A plan commissioned by the Policing Minister and developed by policing in partnership with Government to drive down retail crime is already showing positive results.

The Retail Crime Action Plan, which set out policing’s commitment to tackling shoplifting and prioritising attendance where violence was involved or a shoplifter was detained, was launched in October 2023.

Operational implementation of the plan has shown significant impact from a dip sample of 31 police forces carried out in December 2023.

Of over 1,500 crimes reviewed across all retailers, police attended 60 per cent where violence had been used, with 16 per cent of forces sampled reporting 100 per cent attendance to this type of incident.

Police attendance for a detained shoplifter was 76 per cent with 21 per cent of forces again showing 100 per cent attendance.

A number of factors impact attendance in both types of incident. This includes whether an offender has left the scene or been let go before police were called, how soon after the incident it is reported, whether a retailer may not support a prosecution, or when officers are dealing with or are diverted to an urgent incident elsewhere.

Chief Superintendent Alex Goss, is National Police Chiefs’ Council lead for retail crime. He said:

“Retail crime can have a significant impact on victims, which is why we are committed to doing all we can to reduce thefts and pursue offenders, especially those prolific and habitual offenders who cause misery within the community.

“The Retail Crime Action Plan sets out clear guidelines for the response to retail crime and it’s positive to see police forces have really embedded this in their operational work, a fact clearly shown in this sample of incidents.

“At the same time, we know organised crime can also be responsible for a proportion of these offences. This is why we welcome the collaboration between retailers, police and crime commissioners and policing through Project Pegasus, which enhances our ability to identify and tackle the groups involved.

“The intelligence aspect to Project Pegasus within national policing unit, Opal, is undergoing recruitment and work has already started to collate information on prolific offenders and groups around the country. We look forward to reporting further results in due course.”

Paul Gerrard, Co-op Director of Campaign and Public Affairs, added:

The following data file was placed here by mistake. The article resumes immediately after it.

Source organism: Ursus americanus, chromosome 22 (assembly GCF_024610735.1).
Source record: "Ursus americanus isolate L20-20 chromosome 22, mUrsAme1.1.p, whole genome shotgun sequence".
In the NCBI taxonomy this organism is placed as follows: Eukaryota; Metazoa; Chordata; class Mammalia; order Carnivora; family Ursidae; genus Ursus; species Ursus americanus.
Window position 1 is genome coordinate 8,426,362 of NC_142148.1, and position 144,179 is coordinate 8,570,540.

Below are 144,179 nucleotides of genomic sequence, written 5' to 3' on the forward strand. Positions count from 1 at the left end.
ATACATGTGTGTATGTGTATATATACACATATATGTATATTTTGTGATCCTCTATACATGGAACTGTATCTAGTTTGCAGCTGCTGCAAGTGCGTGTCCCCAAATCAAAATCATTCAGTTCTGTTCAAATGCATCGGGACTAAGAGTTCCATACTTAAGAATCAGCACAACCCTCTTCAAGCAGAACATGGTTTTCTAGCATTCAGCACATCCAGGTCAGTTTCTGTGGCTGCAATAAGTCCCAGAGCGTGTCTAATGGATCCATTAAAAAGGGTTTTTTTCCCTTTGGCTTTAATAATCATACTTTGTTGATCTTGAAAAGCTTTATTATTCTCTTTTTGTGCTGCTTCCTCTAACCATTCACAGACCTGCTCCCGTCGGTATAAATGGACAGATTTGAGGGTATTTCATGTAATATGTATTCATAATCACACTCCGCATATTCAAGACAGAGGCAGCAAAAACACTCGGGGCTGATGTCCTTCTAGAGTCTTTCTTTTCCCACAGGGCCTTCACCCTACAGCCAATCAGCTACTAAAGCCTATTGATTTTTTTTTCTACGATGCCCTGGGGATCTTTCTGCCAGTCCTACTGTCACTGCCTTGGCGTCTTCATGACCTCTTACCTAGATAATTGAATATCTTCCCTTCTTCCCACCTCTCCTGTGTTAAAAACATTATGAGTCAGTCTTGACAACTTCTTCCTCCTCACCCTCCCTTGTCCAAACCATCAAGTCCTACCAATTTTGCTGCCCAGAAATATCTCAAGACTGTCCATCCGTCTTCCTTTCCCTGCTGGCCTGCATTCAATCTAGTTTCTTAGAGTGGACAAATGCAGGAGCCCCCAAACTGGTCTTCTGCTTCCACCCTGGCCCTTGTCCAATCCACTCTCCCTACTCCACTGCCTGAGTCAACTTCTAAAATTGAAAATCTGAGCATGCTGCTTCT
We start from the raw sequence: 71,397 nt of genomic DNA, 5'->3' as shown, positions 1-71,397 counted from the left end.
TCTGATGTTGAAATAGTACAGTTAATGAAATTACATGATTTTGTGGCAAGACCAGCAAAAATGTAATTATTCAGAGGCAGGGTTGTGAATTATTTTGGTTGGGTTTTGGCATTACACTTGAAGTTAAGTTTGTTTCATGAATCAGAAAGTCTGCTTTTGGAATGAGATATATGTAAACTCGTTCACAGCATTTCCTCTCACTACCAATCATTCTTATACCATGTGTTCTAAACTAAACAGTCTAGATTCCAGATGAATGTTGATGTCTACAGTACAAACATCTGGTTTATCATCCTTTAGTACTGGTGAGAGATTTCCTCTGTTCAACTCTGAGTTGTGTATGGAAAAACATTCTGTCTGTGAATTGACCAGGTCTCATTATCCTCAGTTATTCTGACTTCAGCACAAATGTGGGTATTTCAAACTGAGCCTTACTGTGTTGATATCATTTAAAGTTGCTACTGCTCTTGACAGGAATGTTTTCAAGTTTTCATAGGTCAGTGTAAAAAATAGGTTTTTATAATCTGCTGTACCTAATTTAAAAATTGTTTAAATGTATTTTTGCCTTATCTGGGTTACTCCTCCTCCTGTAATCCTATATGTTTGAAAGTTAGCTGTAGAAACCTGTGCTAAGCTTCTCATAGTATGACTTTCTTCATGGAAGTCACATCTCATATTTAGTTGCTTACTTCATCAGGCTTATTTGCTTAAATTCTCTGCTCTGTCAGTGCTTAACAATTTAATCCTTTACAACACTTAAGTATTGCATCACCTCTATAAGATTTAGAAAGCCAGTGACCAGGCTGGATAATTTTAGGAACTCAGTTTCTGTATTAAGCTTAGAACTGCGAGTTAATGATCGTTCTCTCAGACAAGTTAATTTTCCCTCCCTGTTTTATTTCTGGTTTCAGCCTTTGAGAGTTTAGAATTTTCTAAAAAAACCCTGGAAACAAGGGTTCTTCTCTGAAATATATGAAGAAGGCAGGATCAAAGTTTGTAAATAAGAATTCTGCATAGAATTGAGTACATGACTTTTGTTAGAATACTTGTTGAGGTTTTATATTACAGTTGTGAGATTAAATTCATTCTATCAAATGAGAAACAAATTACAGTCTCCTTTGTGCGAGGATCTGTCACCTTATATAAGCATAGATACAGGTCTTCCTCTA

“We welcomed the launch of the Retail Crime Action Plan – the safety and security of my colleagues and, our communities, is our number one priority – and, our own experience  shows early signs of advancement in police response rates since its introduction.

“Retail crime is neither petty nor victimless – instead it can be volatile and dangerous and fuels local illicit activities. However, where clear co-operation and partnerships exists with forces, it is shown to be a solvable issue.

“We urge MP’s to back the amendment to the Criminal Justice Bill to make attacking a shop worker a stand-alone offence, and I am increasingly confident that there is now the opportunity and appetite to collaborate further with police forces to build on the green shoots of improvement seen so far.”

Crime and Policing Minister Chris Philp said:

“Shoplifting has a detrimental impact not only businesses and high streets, but retail workers themselves who can be subject to unacceptable intimidation and violence.

“We will not tolerate it, which is why we launched the Retail Crime Action Plan and I am very encouraged by the progress already being made by police in delivering against their commitments.

“I won’t be complacent however, we must take a zero-tolerance approach to shoplifting and will continue working with the police and retailers to bear down on this crime – preventing it from happening, and making sure perpetrators face justice when it does occur.”

Read about the Retail Crime Action Plan.


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